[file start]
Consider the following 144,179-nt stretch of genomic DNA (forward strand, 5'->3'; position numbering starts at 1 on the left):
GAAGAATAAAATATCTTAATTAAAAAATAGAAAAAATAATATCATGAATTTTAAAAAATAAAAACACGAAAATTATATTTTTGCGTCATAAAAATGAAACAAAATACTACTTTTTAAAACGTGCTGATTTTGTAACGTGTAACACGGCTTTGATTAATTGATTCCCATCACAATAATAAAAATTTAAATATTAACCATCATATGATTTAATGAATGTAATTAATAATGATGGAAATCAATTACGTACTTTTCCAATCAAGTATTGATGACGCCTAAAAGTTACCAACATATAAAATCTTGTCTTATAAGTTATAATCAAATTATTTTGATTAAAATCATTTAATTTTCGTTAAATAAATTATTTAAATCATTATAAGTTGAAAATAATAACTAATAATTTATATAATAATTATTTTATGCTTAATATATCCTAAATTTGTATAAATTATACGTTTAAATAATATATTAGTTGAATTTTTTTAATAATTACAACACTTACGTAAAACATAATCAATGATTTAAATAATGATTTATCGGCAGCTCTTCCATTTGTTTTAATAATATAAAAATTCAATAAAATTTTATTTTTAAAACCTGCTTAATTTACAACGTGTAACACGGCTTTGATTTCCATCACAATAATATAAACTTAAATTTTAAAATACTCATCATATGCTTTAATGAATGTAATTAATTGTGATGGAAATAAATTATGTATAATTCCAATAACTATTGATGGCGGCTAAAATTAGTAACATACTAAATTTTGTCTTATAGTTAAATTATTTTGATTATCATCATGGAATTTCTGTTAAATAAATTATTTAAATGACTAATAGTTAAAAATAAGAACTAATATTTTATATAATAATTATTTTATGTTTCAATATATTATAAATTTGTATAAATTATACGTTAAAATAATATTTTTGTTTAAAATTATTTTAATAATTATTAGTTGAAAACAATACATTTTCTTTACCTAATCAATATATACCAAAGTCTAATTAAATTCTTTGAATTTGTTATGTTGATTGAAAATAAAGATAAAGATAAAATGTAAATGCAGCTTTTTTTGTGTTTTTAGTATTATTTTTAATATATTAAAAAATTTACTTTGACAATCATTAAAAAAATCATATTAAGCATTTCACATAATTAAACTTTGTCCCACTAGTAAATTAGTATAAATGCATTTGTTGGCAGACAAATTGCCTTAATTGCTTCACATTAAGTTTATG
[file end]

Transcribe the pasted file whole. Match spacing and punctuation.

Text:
Consider the following 144,179-nt stretch of genomic DNA (forward strand, 5'->3'; position numbering starts at 1 on the left):
GAAGAATAAAATATCTTAATTAAAAAATAGAAAAAATAATATCATGAATTTTAAAAAATAAAAACACGAAAATTATATTTTTGCGTCATAAAAATGAAACAAAATACTACTTTTTAAAACGTGCTGATTTTGTAACGTGTAACACGGCTTTGATTAATTGATTCCCATCACAATAATAAAAATTTAAATATTAACCATCATATGATTTAATGAATGTAATTAATAATGATGGAAATCAATTACGTACTTTTCCAATCAAGTATTGATGACGCCTAAAAGTTACCAACATATAAAATCTTGTCTTATAAGTTATAATCAAATTATTTTGATTAAAATCATTTAATTTTCGTTAAATAAATTATTTAAATCATTATAAGTTGAAAATAATAACTAATAATTTATATAATAATTATTTTATGCTTAATATATCCTAAATTTGTATAAATTATACGTTTAAATAATATATTAGTTGAATTTTTTTAATAATTACAACACTTACGTAAAACATAATCAATGATTTAAATAATGATTTATCGGCAGCTCTTCCATTTGTTTTAATAATATAAAAATTCAATAAAATTTTATTTTTAAAACCTGCTTAATTTACAACGTGTAACACGGCTTTGATTTCCATCACAATAATATAAACTTAAATTTTAAAATACTCATCATATGCTTTAATGAATGTAATTAATTGTGATGGAAATAAATTATGTATAATTCCAATAACTATTGATGGCGGCTAAAATTAGTAACATACTAAATTTTGTCTTATAGTTAAATTATTTTGATTATCATCATGGAATTTCTGTTAAATAAATTATTTAAATGACTAATAGTTAAAAATAAGAACTAATATTTTATATAATAATTATTTTATGTTTCAATATATTATAAATTTGTATAAATTATACGTTAAAATAATATTTTTGTTTAAAATTATTTTAATAATTATTAGTTGAAAACAATACATTTTCTTTACCTAATCAATATATACCAAAGTCTAATTAAATTCTTTGAATTTGTTATGTTGATTGAAAATAAAGATAAAGATAAAATGTAAATGCAGCTTTTTTTGTGTTTTTAGTATTATTTTTAATATATTAAAAAATTTACTTTGACAATCATTAAAAAAATCATATTAAGCATTTCACATAATTAAACTTTGTCCCACTAGTAAATTAGTATAAATGCATTTGTTGGCAGACAAATTGCCTTAATTGCTTCACATTAAGTTTATG